Yes, air transport has undergone a profound change in Europe over the last decade, thanks to the EU’s single market and the aviation policies it has implemented. As Herbert Lust reminds us, Michael O’Leary and millions of passengers have Brussels to thank.
So what about Lust’s contention that nowadays the Commission’s mantra is “rail is good, air is bad”? Rail could not compete against the boom in civil aviation; on some routes it suffered losses of traffic that led to reduced or closed services. But it was also enjoying its own revolution, so in some cases rail replaced air. On routes where high speed trains have been introduced, passengers now prefer the train because it’s faster, more reliable and offers greater comfort. But there are only 3000km of high-speed track in Europe less than 5% of the motorways, with 2300km still under construction on such links as Madrid-Barcelona, Rome-Milan and Paris-Stuttgart.
But contrary to Lust’s analysis European rail policy lags behind aviation in many respects: EU rail freight will be fully liberalised only next January and international passenger railway transport in the EU will probably not be open to competition until 2011. Europe will continue to lack interoperable rail infrastructure for years to come because of inadequate funding and a Europe-wide railway locomotive driving license is just coming in the next year. In short, the conditions for fair competition between transport modes are not yet in place. And it is not just aviation that has an unfair edge on the railways. All trains in Europe are required to pay access charges for the use of infrastructure, yet trucks do not pay comparable fees for road use. And as to the new EU regulation on passenger rights now awaiting approval, it demands more of rail operators than of their aviation counterparts. If rail has a real gripe with the EU, it is that no major measure has been tabled to de-regulate Europe’s railways.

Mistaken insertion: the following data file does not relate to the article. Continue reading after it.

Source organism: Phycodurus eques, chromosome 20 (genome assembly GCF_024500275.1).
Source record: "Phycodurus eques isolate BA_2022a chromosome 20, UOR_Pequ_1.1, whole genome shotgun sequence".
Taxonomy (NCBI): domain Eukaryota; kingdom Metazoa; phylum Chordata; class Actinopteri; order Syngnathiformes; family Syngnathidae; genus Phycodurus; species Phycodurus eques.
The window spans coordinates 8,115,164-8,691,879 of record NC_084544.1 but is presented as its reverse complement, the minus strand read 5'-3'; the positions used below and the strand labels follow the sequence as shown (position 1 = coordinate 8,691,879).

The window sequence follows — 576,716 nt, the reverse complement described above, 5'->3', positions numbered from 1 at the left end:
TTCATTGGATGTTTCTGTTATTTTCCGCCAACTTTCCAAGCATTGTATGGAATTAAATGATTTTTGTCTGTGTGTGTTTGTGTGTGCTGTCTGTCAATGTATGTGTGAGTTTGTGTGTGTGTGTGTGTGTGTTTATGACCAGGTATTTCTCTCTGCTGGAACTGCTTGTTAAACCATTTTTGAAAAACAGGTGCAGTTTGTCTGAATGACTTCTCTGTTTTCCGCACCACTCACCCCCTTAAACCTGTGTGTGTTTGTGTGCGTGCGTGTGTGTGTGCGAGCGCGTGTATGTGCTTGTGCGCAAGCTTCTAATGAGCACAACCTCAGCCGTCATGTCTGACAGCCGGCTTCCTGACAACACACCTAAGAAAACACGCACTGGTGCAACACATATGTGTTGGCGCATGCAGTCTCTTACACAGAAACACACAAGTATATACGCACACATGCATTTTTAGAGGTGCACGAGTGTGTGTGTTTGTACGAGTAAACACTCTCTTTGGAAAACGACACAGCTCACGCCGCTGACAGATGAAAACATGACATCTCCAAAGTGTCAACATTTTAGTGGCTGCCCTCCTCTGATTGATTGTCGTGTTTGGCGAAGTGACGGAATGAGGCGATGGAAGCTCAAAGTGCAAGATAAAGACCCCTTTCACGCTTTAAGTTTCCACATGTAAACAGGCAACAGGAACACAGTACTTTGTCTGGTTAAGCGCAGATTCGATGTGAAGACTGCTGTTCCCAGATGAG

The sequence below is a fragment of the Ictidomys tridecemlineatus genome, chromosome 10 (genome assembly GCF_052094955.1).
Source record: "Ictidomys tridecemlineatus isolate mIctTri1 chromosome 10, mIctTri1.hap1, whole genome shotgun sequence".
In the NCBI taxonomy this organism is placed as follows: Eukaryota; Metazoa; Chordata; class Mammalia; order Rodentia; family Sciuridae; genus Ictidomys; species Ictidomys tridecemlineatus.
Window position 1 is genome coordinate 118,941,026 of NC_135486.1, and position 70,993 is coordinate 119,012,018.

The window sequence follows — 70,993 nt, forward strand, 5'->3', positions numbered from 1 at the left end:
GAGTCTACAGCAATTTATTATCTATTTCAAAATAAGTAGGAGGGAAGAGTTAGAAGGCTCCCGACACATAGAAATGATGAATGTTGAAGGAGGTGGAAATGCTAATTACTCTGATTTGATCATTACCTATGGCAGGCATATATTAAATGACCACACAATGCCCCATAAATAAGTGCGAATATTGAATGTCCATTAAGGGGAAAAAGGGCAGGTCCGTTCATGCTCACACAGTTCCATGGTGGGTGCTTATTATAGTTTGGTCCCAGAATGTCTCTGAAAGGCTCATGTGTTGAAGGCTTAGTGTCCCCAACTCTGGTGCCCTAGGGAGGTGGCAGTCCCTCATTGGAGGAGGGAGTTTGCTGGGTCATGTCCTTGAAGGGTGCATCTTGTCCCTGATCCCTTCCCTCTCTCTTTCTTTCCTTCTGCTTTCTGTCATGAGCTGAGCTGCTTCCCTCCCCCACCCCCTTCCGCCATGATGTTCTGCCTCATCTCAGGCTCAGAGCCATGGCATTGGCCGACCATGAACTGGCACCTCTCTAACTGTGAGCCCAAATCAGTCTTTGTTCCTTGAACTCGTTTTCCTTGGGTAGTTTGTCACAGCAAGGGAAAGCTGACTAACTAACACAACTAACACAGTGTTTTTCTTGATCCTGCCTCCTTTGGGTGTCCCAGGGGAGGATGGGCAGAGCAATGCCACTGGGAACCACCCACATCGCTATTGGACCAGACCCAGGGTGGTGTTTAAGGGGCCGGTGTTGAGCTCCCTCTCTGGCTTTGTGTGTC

Turning to the issues of high energy consumption and the negative environmental effects of rail versus aviation the statistics are extremely clear. Aviation carries less than 1% of the freight that goes by rail, and 30% more passengers per km than does rail, yet aviation consumes 500% more energy and produces 1,600% more CO2. Any serious environmental policy to promote fuel efficiency and reduce air pollution would take these specifics into account. In this respect, today’s transport prices do not fully reflect the costs generated, especially the costs to society, and the polluter pays principle is far from being implemented. One would expect higher taxes on the transport mode with the higher emissions and fuel consumption, but the opposite is true. In such a competitive market as transport, comparatively small price and quality adjustments can lead to significant changes in consumer choices.
Almost all European countries have, after much prodding from the EU, begun the difficult job of reforming their national railways, many of which were in effect government departments. They are now becoming commercial undertakings, and after years of decline their market share has stabilised and in some cases increased. Labour productivity has doubled in many EU countries’ rail sectors and some national railway companies have launched their own international services.
But rail potential in Europe remains to large extent untapped and much more needs to be done. Here, comparison with the US and Japan is quite striking. In the US, after several bankruptcies and deregulation, and in Japan after restructuring and privatisation, rail has been resurrected and has regained respectively freight and passenger leadership.
Europe’s rail industry now needs to regain the levels of investment in infrastructure that have been missing for the last 30 years, and at the same time it needs equal conditions if it is to compete with the other transport modes.